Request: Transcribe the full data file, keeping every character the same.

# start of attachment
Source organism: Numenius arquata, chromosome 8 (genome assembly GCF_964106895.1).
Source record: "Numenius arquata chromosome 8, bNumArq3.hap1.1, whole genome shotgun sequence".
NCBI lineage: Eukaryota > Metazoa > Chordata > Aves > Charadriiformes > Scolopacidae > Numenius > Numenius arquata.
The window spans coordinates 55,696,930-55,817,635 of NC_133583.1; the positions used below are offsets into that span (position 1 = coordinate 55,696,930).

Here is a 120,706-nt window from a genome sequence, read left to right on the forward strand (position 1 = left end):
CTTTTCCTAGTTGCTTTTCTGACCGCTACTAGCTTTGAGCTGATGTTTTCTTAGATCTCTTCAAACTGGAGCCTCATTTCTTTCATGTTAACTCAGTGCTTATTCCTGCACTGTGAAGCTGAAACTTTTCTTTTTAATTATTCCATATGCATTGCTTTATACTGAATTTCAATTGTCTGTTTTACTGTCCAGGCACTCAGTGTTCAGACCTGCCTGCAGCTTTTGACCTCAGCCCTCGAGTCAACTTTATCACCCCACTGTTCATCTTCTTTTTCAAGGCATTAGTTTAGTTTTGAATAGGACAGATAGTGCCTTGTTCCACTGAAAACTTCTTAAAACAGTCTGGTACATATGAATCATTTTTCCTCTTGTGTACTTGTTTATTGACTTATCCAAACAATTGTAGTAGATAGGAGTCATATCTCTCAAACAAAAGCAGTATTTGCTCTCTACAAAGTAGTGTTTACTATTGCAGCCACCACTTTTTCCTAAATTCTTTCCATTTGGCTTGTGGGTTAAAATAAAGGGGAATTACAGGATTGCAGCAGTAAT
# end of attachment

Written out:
Source organism: Numenius arquata, chromosome 8 (genome assembly GCF_964106895.1).
Source record: "Numenius arquata chromosome 8, bNumArq3.hap1.1, whole genome shotgun sequence".
NCBI lineage: Eukaryota > Metazoa > Chordata > Aves > Charadriiformes > Scolopacidae > Numenius > Numenius arquata.
The window spans coordinates 55,696,930-55,817,635 of NC_133583.1; the positions used below are offsets into that span (position 1 = coordinate 55,696,930).

Here is a 120,706-nt window from a genome sequence, read left to right on the forward strand (position 1 = left end):
CTTTTCCTAGTTGCTTTTCTGACCGCTACTAGCTTTGAGCTGATGTTTTCTTAGATCTCTTCAAACTGGAGCCTCATTTCTTTCATGTTAACTCAGTGCTTATTCCTGCACTGTGAAGCTGAAACTTTTCTTTTTAATTATTCCATATGCATTGCTTTATACTGAATTTCAATTGTCTGTTTTACTGTCCAGGCACTCAGTGTTCAGACCTGCCTGCAGCTTTTGACCTCAGCCCTCGAGTCAACTTTATCACCCCACTGTTCATCTTCTTTTTCAAGGCATTAGTTTAGTTTTGAATAGGACAGATAGTGCCTTGTTCCACTGAAAACTTCTTAAAACAGTCTGGTACATATGAATCATTTTTCCTCTTGTGTACTTGTTTATTGACTTATCCAAACAATTGTAGTAGATAGGAGTCATATCTCTCAAACAAAAGCAGTATTTGCTCTCTACAAAGTAGTGTTTACTATTGCAGCCACCACTTTTTCCTAAATTCTTTCCATTTGGCTTGTGGGTTAAAATAAAGGGGAATTACAGGATTGCAGCAGTAAT